As “Suicide Squad” nears the end of its first year, it’s been a pleasant surprise to see this book settle down into a solid, reliable comic month after month. Adam Glass and Fernando Dagnino are the duo in charge of the asylum, and they’ve been tweaking the title since it began, mostly for the better.
Glass has slowly built up a storyline about the evil organization known as Basilisk, and after the revelation two months ago that one member of the Suicide Squad is a double-agent for Basilisk, it’s nice to see that start paying off with a story about the Squad trying to bring in alive a member with close ties to the head of the organization. We’re one step closer to figuring out which character’s been flipped, and in an industry that likes to drag stories out for months or years, a potential quick wrap-up is nice.
As entertaining as the plots in “Suicide Squad” can be, though, it’s the characters that will really bring readers back, something that Glass understands just as well as John Ostrander and Kim Yale did on the original series. Last month’s issue gave the revelation that Harley Quinn’s personality of Dr. Harleen Quinzel had taken control following her near-fatal encounter with Deadshot, and here we start to see what that truly means. While Harley Quinn is generally a sacred cow in the comics world, I have to give Glass credit: I like the new Harley’s personality. There’s still some of that humor that you’ll recognize (anyone who says, “Look, I know I went a little freaky deaky on you all, but…” can’t be all that serious), but adding in her psycho-analytical background makes her feel a little more dangerous. She’s not just cute with a gun anymore; now she’s got an extra-nasty edge.
Glass also shows us an interesting side of Amanda Waller this month, as we get the long-awaited explanation of what was going on with King Shark and Yo-Yo. Up until now, Amanda Waller was always ruthless and a little manipulative; it’s been a combination that’s suited the character well through her various incarnations. Here, though, there’s an extra layer of cunning that comes across just a bit more uneasy when you realize what she’s willing to put people through in order to accomplish a goal. If anything, it underscores that much more one simple fact: Don’t cross Amanda Waller.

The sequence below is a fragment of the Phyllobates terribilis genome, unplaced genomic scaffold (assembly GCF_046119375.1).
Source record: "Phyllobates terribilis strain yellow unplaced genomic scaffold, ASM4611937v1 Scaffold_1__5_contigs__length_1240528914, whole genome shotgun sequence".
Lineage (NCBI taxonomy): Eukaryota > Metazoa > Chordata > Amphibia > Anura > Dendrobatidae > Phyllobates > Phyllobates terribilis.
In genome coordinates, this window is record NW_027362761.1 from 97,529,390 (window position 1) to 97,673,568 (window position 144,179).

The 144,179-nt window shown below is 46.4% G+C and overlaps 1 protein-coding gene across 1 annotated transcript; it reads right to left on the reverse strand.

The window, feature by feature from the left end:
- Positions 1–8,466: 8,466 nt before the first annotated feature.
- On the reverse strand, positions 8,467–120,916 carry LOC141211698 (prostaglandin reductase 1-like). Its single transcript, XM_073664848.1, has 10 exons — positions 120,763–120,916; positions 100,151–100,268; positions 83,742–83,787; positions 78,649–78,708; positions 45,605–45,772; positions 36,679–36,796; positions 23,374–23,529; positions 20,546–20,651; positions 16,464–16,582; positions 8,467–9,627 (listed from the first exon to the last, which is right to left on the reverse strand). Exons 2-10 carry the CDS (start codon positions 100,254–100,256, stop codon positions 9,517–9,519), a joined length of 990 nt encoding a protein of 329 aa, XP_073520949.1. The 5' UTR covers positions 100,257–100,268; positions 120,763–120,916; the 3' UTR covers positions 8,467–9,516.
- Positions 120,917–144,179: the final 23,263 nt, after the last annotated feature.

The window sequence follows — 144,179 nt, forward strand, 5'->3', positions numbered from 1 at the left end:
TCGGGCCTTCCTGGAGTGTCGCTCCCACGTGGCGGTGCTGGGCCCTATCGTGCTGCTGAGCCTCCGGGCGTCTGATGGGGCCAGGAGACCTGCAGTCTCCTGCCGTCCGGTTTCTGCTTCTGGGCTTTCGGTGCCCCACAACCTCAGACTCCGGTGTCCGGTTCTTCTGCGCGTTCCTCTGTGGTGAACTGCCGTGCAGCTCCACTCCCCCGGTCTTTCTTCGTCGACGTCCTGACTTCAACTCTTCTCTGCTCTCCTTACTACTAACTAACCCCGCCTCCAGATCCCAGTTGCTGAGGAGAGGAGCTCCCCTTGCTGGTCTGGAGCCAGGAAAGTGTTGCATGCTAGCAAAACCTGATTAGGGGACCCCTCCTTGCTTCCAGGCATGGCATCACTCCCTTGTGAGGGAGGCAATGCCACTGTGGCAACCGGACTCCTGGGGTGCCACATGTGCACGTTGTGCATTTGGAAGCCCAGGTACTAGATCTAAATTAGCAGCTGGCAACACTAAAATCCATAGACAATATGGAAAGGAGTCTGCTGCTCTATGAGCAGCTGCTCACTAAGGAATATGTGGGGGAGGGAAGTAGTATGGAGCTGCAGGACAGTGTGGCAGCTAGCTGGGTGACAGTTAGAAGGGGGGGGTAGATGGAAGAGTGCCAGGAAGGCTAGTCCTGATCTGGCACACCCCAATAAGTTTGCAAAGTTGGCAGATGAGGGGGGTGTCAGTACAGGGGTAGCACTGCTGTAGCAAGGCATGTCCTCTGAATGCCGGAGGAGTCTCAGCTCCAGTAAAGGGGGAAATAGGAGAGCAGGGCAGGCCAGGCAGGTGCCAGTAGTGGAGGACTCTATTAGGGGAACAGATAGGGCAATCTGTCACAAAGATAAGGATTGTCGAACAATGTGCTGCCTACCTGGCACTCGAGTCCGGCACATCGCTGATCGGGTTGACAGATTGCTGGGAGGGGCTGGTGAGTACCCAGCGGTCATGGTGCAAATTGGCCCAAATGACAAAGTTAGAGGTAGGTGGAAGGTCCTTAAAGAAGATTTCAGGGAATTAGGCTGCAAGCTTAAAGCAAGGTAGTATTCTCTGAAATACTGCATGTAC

“Suicide Squad” #10 is Fernando Dagnino’s second issue on the title, and it makes me wish that he’d been the original launch artist. I’ve liked Dagnino’s art elsewhere and he’s good here, too; solid features, reasonable anatomy (unless it’s someone like Yo-Yo where it’s supposed to be over the top), and good storytelling. More importantly, it’s clear and easy to follow, something that we haven’t always had on “Suicide Squad,” and for that alone I’m pleased he’s here.
My one complaint with “Suicide Squad” right now is the continued rapid turn-over of the cast. I like that Glass isn’t afraid to kill or remove members and swap them out with someone new at the drop of a hat. After all, it’s one of the hallmarks of the Squad in general. It’s been at such a rapid-fire pace, though, that it’s hard to keep track of who’s still around, and it lessens the surprise if every other issue someone dies. A little less of a bloodbath would be good; it’ll make the moments in which it does happen that much more of an event. Still, “Suicide Squad” #10 is another dependable, enjoyable issue. I’m good with that.